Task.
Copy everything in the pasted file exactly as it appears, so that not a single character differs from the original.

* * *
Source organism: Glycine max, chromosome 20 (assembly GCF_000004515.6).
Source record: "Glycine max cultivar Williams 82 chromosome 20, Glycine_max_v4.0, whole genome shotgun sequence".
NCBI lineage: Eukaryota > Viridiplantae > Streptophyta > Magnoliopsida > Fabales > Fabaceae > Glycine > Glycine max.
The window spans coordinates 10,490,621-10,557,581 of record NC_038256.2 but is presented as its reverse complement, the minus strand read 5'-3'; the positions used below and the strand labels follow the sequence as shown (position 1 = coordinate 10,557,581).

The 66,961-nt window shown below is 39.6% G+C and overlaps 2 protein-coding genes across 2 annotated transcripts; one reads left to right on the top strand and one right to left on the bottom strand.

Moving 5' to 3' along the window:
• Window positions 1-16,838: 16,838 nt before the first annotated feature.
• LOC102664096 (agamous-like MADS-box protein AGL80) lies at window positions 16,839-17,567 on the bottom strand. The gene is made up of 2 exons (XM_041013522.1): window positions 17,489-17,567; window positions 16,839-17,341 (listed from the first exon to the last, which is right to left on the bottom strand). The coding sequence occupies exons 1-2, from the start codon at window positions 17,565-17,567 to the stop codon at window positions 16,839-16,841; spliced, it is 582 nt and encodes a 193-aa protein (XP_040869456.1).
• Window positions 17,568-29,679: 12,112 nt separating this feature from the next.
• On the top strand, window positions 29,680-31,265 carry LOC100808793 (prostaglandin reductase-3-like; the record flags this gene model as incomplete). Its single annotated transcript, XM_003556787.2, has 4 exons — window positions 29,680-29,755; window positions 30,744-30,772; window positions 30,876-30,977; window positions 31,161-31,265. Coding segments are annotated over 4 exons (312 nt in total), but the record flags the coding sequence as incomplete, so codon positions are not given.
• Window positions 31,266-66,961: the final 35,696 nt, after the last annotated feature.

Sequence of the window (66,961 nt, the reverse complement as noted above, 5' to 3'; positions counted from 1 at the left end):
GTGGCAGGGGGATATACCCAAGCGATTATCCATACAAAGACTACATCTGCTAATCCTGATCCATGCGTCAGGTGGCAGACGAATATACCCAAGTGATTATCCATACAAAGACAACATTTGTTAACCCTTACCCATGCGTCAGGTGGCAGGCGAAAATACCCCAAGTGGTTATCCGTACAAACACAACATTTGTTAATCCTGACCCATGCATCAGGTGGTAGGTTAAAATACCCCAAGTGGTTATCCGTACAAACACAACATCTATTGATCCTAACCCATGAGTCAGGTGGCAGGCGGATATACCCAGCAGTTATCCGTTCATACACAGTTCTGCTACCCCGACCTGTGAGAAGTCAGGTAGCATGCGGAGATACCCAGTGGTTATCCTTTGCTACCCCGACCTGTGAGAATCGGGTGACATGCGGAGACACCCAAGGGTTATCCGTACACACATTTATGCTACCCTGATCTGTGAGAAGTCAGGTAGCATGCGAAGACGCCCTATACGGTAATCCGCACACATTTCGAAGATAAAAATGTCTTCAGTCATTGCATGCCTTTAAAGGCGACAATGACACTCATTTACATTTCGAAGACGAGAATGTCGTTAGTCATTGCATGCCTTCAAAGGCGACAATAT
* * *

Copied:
Source organism: Glycine max, chromosome 20 (assembly GCF_000004515.6).
Source record: "Glycine max cultivar Williams 82 chromosome 20, Glycine_max_v4.0, whole genome shotgun sequence".
NCBI lineage: Eukaryota > Viridiplantae > Streptophyta > Magnoliopsida > Fabales > Fabaceae > Glycine > Glycine max.
The window spans coordinates 10,490,621-10,557,581 of record NC_038256.2 but is presented as its reverse complement, the minus strand read 5'-3'; the positions used below and the strand labels follow the sequence as shown (position 1 = coordinate 10,557,581).

The 66,961-nt window shown below is 39.6% G+C and overlaps 2 protein-coding genes across 2 annotated transcripts; one reads left to right on the top strand and one right to left on the bottom strand.

Moving 5' to 3' along the window:
• Window positions 1-16,838: 16,838 nt before the first annotated feature.
• LOC102664096 (agamous-like MADS-box protein AGL80) lies at window positions 16,839-17,567 on the bottom strand. The gene is made up of 2 exons (XM_041013522.1): window positions 17,489-17,567; window positions 16,839-17,341 (listed from the first exon to the last, which is right to left on the bottom strand). The coding sequence occupies exons 1-2, from the start codon at window positions 17,565-17,567 to the stop codon at window positions 16,839-16,841; spliced, it is 582 nt and encodes a 193-aa protein (XP_040869456.1).
• Window positions 17,568-29,679: 12,112 nt separating this feature from the next.
• On the top strand, window positions 29,680-31,265 carry LOC100808793 (prostaglandin reductase-3-like; the record flags this gene model as incomplete). Its single annotated transcript, XM_003556787.2, has 4 exons — window positions 29,680-29,755; window positions 30,744-30,772; window positions 30,876-30,977; window positions 31,161-31,265. Coding segments are annotated over 4 exons (312 nt in total), but the record flags the coding sequence as incomplete, so codon positions are not given.
• Window positions 31,266-66,961: the final 35,696 nt, after the last annotated feature.

Sequence of the window (66,961 nt, the reverse complement as noted above, 5' to 3'; positions counted from 1 at the left end):
GTGGCAGGGGGATATACCCAAGCGATTATCCATACAAAGACTACATCTGCTAATCCTGATCCATGCGTCAGGTGGCAGACGAATATACCCAAGTGATTATCCATACAAAGACAACATTTGTTAACCCTTACCCATGCGTCAGGTGGCAGGCGAAAATACCCCAAGTGGTTATCCGTACAAACACAACATTTGTTAATCCTGACCCATGCATCAGGTGGTAGGTTAAAATACCCCAAGTGGTTATCCGTACAAACACAACATCTATTGATCCTAACCCATGAGTCAGGTGGCAGGCGGATATACCCAGCAGTTATCCGTTCATACACAGTTCTGCTACCCCGACCTGTGAGAAGTCAGGTAGCATGCGGAGATACCCAGTGGTTATCCTTTGCTACCCCGACCTGTGAGAATCGGGTGACATGCGGAGACACCCAAGGGTTATCCGTACACACATTTATGCTACCCTGATCTGTGAGAAGTCAGGTAGCATGCGAAGACGCCCTATACGGTAATCCGCACACATTTCGAAGATAAAAATGTCTTCAGTCATTGCATGCCTTTAAAGGCGACAATGACACTCATTTACATTTCGAAGACGAGAATGTCGTTAGTCATTGCATGCCTTCAAAGGCGACAATAT